A 3D vision for businesses facing the growing printing trend

Protection – licensing, lawsuits and legislation?

One fundamental step would be for organisations to learn more about the true capabilities of the technology. 3D technology was first introduced in the late 1980s, however it is only the recent rapid advancement of technology that has seen it become more accessible and affordable to consumers for everyday use. The machines sell for between $5,000 and $5m, and at the high end there is an unprecedented level of sophistication and functionality that needs to be fully understood by businesses to realise its impact.

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A good first step could be to set up an internal taskforce to explore the basic areas of 3D printing in terms of how it can help or potentially hurt the business, and how that organisation can get deeper into the industry. Another step could be to search the online spaces for instances of infringement such as unauthorised brand use of counterfeiting. However, enforcement of brand rights can be challenging, particularly as infringers using small 3D printers would be difficult to find.

Alternative routes may include targeting the other parties involved, such as those responsible for uploading files that could be used to create infringing products to either the online maker spaces or the file sharing sites where 3D printer files are exchanged. Brand owners may even be tempted to tackle the 3D printer manufacturers directly, however they would have to produce evidence of encouragement or inducement to infringe.

New business models

A more forward-looking approach would be for companies to take to 3D printing as an opportunity to adopt new distribution models and brand engagement strategies. One realistic scenario for brand owners would be to offer authentic, authorised design files that consumers could print themselves on their own 3D printers and effectively make digital blueprints available on a web platform. Some of the world’s biggest brands have already kick started their 3D printing strategies and if these early efforts prove successful, it will pave the way for other major brands to jump on the 3D printing bandwagon with their own innovative marketing and distribution models.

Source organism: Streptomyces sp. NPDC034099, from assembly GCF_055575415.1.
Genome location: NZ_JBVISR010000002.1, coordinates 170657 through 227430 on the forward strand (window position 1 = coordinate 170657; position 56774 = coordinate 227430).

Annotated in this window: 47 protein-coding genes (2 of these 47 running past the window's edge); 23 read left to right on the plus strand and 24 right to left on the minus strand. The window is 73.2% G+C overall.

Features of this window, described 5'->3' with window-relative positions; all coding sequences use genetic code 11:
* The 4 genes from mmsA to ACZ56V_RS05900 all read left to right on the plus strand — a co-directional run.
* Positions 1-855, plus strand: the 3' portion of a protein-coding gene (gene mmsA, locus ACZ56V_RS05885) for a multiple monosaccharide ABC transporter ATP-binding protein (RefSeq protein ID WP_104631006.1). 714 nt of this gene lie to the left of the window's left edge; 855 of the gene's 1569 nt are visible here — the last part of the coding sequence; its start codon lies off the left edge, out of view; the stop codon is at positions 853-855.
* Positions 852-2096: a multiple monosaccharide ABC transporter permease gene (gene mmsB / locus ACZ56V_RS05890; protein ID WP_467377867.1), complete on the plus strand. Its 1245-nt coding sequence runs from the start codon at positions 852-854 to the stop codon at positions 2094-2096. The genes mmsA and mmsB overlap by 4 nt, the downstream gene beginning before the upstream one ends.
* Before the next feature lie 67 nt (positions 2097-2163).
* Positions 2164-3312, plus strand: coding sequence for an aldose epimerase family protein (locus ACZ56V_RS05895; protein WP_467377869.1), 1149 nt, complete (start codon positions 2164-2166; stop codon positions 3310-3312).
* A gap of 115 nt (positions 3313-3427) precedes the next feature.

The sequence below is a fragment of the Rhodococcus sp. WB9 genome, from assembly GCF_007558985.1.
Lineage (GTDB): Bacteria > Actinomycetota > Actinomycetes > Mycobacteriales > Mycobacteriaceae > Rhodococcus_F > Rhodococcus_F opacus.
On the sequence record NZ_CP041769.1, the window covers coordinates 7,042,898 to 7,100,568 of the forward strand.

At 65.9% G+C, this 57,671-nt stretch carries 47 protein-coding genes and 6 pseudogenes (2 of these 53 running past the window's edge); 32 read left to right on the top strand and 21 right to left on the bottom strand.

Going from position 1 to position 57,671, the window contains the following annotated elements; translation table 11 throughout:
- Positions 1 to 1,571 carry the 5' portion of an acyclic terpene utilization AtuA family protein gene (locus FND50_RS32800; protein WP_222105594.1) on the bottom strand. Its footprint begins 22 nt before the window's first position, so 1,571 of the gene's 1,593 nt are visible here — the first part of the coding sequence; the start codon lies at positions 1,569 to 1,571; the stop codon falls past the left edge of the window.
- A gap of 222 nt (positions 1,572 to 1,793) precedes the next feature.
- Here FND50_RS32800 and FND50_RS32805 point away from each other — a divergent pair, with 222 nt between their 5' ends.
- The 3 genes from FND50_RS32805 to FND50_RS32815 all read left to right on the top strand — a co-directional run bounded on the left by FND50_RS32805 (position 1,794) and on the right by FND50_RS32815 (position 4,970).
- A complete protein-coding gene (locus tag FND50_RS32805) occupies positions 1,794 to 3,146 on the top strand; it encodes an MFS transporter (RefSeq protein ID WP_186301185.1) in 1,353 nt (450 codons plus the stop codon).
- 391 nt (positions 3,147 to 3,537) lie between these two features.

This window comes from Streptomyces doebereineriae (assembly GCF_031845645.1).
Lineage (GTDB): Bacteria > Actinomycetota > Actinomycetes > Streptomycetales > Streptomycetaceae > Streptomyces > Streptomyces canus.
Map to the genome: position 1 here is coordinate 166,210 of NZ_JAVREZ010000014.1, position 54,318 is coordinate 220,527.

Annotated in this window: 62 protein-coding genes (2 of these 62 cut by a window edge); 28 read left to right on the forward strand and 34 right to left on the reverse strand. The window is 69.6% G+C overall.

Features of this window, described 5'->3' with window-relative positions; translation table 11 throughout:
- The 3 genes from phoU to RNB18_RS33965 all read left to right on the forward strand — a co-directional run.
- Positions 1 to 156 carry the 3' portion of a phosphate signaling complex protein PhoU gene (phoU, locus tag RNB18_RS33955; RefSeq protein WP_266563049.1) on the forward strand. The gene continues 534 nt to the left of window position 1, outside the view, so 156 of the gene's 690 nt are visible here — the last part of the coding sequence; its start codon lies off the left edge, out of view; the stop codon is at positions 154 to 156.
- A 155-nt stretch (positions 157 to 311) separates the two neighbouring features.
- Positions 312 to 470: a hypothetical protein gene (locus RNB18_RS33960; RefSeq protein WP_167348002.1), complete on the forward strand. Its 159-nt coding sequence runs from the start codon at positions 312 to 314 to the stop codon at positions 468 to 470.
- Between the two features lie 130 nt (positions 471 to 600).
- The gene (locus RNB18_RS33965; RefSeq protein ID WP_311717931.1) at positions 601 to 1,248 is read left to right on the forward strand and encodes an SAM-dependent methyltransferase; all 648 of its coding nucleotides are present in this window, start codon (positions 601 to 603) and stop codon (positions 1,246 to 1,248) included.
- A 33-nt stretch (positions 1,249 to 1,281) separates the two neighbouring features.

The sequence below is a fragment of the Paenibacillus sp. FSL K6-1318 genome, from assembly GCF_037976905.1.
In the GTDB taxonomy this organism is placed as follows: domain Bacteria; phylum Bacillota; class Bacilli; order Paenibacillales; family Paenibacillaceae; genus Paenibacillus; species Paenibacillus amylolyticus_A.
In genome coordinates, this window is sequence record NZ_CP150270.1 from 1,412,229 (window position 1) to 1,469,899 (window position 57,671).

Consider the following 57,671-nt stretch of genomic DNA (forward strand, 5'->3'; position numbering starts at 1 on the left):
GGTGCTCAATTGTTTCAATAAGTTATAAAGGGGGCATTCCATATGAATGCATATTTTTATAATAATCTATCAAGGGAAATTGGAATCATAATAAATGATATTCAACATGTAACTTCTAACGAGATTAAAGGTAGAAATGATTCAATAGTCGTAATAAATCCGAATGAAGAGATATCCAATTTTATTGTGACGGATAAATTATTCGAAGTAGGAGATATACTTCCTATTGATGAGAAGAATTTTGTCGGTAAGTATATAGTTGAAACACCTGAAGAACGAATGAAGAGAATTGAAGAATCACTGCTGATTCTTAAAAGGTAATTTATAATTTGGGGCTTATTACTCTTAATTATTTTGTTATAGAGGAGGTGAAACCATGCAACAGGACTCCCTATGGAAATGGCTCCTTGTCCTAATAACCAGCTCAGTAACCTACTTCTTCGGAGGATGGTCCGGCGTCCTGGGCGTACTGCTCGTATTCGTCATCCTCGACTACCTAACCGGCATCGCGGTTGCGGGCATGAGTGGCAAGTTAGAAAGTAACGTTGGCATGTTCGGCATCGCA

While the 3D printing revolution may have created a range of exciting opportunities for marketers and 3D printing users, it also has a significant impact on brand owners, as objects that are protected by trademark or other intellectual property rights may be printed and distributed without permission. 

Brand owners need to be aware of and prepare for this disruptive technology and develop a strategy that defends against the risks of 3D printing while capitalising on the opportunities it presents. The business world seems to be one step closer to a world where consumers can simply print out their own products and brand owners who are fully prepared for the impact of 3D printing and can adapt to it, are the ones that will survive and thrive.

Ronda Majure is VP, head of global sales at ‎Thomson CompuMark.

With 3D printing on the rise, we took a look at whether home 3D printers are set to shake up industries.

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